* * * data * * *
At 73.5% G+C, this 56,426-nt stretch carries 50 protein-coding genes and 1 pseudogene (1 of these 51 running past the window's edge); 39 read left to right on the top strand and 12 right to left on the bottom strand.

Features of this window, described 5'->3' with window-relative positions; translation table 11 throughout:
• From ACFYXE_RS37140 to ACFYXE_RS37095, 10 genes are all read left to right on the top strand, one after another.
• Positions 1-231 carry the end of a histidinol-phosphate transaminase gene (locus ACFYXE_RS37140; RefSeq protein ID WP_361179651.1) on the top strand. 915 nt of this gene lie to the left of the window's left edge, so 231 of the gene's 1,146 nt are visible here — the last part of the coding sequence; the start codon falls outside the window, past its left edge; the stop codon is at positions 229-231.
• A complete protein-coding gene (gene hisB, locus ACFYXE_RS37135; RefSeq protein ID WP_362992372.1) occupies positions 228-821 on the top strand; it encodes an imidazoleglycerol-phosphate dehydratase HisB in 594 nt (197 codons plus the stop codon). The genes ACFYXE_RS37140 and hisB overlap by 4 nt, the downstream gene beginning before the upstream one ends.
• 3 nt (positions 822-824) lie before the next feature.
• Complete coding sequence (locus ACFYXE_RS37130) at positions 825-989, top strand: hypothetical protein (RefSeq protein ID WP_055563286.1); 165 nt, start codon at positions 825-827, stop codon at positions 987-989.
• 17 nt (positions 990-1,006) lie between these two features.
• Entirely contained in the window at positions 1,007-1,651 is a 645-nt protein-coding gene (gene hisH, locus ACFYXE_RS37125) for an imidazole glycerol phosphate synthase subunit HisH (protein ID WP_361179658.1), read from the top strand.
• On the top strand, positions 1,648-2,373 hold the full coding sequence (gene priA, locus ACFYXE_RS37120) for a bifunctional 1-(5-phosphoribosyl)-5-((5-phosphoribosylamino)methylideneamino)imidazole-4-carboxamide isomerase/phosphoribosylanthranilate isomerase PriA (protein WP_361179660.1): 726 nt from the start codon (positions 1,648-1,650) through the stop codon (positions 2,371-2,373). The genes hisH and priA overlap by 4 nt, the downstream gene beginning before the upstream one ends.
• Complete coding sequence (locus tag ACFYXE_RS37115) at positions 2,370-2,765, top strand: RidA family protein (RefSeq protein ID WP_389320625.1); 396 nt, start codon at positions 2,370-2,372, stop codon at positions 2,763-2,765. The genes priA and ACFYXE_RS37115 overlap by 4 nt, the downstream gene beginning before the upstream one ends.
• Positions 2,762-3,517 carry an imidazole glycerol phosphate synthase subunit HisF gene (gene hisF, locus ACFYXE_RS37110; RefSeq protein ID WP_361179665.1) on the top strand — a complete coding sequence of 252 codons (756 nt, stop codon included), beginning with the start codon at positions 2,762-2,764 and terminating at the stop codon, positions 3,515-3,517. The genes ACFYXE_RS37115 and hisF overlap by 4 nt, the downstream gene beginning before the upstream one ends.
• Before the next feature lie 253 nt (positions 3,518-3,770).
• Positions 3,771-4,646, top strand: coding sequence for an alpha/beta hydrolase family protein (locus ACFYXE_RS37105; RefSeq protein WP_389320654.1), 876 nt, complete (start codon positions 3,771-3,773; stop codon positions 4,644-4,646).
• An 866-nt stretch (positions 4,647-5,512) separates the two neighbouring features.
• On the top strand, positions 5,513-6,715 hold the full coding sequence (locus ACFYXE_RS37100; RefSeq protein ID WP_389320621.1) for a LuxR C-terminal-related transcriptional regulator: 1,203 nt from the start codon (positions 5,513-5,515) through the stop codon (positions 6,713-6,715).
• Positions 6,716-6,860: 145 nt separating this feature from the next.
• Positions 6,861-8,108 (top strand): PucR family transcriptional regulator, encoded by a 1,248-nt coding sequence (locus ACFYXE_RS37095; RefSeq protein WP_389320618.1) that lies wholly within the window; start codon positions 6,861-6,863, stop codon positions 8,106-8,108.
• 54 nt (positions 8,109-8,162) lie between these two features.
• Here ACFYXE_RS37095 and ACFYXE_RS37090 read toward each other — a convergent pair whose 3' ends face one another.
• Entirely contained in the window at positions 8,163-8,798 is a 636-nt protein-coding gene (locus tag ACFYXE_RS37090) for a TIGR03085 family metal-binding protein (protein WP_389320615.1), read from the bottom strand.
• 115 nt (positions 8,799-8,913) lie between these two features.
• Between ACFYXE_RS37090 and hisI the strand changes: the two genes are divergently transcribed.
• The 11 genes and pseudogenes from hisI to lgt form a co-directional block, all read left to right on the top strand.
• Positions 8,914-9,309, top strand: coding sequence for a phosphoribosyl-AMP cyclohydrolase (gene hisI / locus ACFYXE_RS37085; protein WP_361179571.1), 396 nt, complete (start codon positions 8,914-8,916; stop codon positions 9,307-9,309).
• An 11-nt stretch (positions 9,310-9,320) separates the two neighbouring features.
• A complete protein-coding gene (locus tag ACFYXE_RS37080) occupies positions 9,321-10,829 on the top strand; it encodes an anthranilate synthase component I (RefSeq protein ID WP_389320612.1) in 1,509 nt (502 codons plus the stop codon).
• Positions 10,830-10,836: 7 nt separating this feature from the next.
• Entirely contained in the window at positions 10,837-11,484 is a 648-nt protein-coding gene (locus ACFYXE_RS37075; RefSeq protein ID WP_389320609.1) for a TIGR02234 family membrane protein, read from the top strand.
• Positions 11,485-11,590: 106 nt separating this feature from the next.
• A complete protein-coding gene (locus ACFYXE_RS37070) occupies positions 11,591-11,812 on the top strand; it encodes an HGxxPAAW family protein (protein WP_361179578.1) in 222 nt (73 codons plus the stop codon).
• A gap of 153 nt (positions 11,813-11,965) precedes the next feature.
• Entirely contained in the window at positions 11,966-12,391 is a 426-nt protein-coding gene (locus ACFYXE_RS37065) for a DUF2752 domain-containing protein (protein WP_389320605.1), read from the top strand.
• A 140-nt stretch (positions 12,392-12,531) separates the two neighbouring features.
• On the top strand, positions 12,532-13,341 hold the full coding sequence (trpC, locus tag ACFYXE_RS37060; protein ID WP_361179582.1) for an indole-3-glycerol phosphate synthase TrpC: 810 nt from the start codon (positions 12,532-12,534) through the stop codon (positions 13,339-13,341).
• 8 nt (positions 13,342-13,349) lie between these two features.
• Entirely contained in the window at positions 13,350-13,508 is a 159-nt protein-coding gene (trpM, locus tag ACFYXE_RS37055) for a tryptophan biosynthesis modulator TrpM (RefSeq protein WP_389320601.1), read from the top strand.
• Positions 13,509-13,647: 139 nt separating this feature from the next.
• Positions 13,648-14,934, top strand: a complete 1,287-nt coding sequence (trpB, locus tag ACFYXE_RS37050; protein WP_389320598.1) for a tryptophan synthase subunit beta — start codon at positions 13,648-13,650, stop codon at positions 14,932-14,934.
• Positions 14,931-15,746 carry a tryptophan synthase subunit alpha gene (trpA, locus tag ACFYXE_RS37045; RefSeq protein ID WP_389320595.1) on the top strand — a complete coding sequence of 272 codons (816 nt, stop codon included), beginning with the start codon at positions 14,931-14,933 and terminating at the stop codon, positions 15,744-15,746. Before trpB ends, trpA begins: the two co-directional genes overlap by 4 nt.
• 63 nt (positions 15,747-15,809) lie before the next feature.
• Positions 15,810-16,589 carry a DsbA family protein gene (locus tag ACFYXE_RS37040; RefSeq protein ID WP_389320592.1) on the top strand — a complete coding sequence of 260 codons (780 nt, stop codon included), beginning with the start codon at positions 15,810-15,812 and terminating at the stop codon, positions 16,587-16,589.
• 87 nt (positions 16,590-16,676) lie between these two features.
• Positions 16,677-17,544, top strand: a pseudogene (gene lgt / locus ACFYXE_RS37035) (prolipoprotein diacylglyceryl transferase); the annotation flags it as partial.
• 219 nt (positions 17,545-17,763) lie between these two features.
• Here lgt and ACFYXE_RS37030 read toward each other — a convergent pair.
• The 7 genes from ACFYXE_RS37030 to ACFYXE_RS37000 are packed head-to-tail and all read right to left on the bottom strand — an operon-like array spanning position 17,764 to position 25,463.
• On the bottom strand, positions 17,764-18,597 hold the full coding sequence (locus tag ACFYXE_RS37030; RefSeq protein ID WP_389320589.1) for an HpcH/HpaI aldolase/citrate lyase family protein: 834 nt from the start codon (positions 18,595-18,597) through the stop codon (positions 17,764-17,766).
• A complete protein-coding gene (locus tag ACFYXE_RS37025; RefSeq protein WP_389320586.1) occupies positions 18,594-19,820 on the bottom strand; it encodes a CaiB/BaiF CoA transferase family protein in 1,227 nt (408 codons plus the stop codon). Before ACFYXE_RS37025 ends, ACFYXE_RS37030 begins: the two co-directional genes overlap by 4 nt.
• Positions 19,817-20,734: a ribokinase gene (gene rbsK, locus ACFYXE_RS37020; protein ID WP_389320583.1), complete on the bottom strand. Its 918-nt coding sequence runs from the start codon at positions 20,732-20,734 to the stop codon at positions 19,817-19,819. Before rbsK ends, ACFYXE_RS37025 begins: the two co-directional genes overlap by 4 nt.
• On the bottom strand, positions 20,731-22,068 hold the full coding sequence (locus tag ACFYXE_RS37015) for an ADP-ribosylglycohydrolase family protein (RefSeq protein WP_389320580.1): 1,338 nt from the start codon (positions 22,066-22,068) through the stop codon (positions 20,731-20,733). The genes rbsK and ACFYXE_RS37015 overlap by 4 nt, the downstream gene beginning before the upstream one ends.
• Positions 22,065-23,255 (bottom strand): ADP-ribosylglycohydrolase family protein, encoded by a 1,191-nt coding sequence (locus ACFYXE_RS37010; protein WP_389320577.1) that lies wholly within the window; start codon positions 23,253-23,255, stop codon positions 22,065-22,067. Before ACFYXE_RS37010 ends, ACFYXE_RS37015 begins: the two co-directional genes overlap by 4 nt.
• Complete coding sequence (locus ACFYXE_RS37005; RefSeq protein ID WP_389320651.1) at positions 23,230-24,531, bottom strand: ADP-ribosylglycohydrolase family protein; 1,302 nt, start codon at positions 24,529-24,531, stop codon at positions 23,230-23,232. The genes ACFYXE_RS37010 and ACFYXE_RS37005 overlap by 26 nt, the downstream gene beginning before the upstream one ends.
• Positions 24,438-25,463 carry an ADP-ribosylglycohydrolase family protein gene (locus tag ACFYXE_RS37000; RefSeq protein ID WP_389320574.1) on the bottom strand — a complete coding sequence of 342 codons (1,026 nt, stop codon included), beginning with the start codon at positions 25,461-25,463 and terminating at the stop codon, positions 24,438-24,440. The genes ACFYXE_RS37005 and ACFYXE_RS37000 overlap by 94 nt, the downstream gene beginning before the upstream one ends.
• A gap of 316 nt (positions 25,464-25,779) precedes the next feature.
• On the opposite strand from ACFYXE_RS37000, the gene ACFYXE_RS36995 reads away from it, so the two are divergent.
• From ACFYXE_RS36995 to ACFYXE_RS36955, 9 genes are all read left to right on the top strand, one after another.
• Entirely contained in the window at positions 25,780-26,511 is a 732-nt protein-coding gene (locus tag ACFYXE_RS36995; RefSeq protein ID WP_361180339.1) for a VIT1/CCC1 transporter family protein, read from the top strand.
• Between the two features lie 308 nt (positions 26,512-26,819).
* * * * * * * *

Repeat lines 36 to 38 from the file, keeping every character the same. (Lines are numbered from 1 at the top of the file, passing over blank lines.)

• 8 nt (positions 13,342-13,349) lie between these two features.
• Entirely contained in the window at positions 13,350-13,508 is a 159-nt protein-coding gene (trpM, locus tag ACFYXE_RS37055) for a tryptophan biosynthesis modulator TrpM (RefSeq protein WP_389320601.1), read from the top strand.
• Positions 13,509-13,647: 139 nt separating this feature from the next.